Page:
Honor Roller

This is an exchange on a question some of you probably have to deal with that I was given permission to post. I’m doing so to get your input and ideas on this subject as well. 

Here’s the E-mail I received:

Dear Mr. Kern,

 We are reviewing our policy on having an Honor Roll at [our school].   Right now, we have an “A/B”  grade list and an “All A’s” grade list .  The Honor Roll is posted every quarter.

 We (the Academic Affairs Committee) have begun to have doubts that an Honor Roll is a classical concept..   We are trying to come to grips with the reasons for having an Honor Roll in the first place. And of course our parents place so much emphasis on it! 

 Would you be so kind as to give me your thoughts on this issue?

And here’s my reply:

 Technically an honor roll can’t be a “classical concept” because they didn’t give grades in the classical world so there was nothing to build it on. 

 However, they made a huge deal out of honoring what was worthy of honor (they never would have considered honoring students who didn’t demonstrate virtue in their work just to make them feel good) knowing that “what is honored in nourished and that which has no honor is neglected.”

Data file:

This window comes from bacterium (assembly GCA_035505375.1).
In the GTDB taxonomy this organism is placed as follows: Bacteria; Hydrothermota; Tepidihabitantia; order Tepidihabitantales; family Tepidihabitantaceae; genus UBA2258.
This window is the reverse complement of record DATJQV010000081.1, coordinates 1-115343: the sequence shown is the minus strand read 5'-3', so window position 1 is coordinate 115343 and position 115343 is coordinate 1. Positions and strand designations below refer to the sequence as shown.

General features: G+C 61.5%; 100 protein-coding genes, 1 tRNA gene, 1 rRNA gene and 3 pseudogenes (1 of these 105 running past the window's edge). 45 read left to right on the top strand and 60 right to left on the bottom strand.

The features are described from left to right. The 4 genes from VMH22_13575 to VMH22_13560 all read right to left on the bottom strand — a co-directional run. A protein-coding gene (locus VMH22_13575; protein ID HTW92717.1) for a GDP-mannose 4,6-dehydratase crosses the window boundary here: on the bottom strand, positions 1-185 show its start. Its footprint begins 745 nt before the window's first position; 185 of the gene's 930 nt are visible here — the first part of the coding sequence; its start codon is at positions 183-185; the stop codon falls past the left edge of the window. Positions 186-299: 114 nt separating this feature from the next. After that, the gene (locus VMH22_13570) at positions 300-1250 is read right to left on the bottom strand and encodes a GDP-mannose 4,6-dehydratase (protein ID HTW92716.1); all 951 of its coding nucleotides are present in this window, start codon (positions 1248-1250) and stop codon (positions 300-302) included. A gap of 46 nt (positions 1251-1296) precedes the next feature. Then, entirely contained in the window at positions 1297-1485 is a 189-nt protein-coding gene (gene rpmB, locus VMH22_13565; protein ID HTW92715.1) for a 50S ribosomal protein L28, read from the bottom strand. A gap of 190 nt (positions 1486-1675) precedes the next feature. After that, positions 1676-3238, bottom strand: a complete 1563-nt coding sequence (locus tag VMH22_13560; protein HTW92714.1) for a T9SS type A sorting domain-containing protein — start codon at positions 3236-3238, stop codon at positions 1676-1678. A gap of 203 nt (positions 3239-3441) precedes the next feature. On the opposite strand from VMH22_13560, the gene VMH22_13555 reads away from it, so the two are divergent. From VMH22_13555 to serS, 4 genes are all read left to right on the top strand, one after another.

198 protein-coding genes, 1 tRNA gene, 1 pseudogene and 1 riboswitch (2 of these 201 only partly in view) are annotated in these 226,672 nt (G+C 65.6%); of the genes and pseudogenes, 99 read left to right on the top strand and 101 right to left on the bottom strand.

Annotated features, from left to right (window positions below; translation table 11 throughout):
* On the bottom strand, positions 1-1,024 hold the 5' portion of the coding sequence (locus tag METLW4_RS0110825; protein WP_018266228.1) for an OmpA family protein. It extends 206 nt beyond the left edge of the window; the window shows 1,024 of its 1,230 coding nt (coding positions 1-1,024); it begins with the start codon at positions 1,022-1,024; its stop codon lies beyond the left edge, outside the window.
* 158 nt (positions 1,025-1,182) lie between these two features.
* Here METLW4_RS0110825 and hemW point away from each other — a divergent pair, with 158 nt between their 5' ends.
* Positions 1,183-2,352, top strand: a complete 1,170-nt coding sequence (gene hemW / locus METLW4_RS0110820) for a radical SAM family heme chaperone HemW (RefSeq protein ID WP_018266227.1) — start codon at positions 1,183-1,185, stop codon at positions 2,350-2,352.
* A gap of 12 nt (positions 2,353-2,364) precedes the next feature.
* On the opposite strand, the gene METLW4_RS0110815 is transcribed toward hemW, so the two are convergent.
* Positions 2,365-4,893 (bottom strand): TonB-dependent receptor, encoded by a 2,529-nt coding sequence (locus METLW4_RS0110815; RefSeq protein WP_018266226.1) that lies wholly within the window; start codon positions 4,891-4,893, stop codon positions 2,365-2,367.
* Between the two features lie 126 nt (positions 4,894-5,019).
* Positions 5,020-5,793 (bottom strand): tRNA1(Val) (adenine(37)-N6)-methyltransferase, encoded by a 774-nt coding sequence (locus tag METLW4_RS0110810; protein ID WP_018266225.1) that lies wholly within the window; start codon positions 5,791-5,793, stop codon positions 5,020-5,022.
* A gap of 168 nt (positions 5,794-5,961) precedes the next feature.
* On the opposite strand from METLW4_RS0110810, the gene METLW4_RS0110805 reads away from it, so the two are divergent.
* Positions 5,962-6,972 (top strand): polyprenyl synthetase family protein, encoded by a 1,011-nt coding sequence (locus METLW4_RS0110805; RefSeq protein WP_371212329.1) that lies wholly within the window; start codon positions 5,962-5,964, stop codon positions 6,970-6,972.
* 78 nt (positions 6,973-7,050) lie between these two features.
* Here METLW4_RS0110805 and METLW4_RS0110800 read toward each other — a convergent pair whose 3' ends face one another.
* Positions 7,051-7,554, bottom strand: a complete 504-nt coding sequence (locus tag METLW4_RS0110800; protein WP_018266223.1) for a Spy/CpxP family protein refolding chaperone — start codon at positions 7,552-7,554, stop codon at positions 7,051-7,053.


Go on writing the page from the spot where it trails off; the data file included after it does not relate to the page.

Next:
The ideal would be to honor students for their virtues and to diminish the importance of things that create distractions. That would be the ideal. Ideals are for approximating and moving toward. 

That’s a bit of a hasty thought, but I hope it has some value at least. It’s a big question with a lot to think about.


God bless your decision making!

As you can see, I didn’t say a whole lot. Do you have any ideas that can help this Academic Affairs Committee as they wrestle with this issue? Please reply if you do!

What I’d like to see schools assess

Rates among their graduates of the following:

  • Cheating at work or school
  • Suicide
  • Divorce
  • Drug use
  • Sexual promiscuity
  • Violent crimes
  • White collar crimes
  • Preservation of the tradition

I would want a low rate of all but the last of those, just to be clear.